A Pelosi spokesman passes along her response to the article when it first appeared, claiming that Pelosi's successor on the intel committee -- Yep, Jane Harman -- lodged a protest with the CIA when she learned waterboarding was in use.I know that Members of Congress go to a lot of briefings and sometimes forget if they were actually there or if a staff member briefed them later. But this is a big issue and the Democrats are making a mountain out of the issue."On one occasion, in the fall of 2002, I was briefed on interrogation techniques the Administration was considering using in the future. The Administration advised that legal counsel for the both the CIA and the Department of Justice had concluded that the techniques were legal.Lower down in the article, the authors and their sources acknowledge Pelosi & Co. were severely constrained in what they could do with the information
I had no further briefings on the techniques. Several months later, my successor as Ranking Member of the House Intelligence Committee, Jane Harman, was briefed more extensively and advised the techniques had in fact been employed. It was my understanding at that time that Congresswoman Harman filed a letter in early 2003 to the CIA to protest the use of such techniques, a protest with which I concurred."
This time, I think Pelosi & Co. are really stepping in it big time. Objecting to something nine years after you were first briefed on it smacks of political opportunism. The only way out is if Nancy Pelosi can find a letter she wrote to the Bush Administration objecting to the waterboarding practice. But remember, in 2002 (the date is no certain), this was a country still healing after 9/11 and Pelosi was probably in a different political "mindset."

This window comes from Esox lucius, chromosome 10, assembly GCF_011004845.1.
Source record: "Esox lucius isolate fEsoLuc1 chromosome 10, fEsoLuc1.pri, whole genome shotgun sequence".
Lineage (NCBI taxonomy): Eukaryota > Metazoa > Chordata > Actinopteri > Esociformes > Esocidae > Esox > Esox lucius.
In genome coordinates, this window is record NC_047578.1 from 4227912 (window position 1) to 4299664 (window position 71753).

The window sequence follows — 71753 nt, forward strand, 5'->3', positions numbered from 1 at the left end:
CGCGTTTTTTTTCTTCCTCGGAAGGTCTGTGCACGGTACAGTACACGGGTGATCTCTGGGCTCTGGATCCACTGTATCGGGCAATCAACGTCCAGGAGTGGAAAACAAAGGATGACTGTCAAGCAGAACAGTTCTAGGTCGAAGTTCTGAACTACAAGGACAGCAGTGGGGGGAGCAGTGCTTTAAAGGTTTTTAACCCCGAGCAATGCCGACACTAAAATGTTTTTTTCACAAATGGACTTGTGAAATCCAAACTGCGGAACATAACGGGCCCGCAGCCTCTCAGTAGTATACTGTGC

There in lies the problem for Pelosi, her moral compass is attuned to her political compass a little too much. If waterboarding is objectionable now on moral grounds, why wasn't it objectionable in 2002? Was 9/11 a factor? Maybe, and maybe not. But I think Pelosi thought the matter politically expedient in 2002 when the U.S. and ambitious politicians likes Nancy Pelosi had to look tough on terrorism. Today, well it is not as important to look tough on terrorism as it is to appear to be morally outraged that your political opponents used an interrogation technique that is out of favor.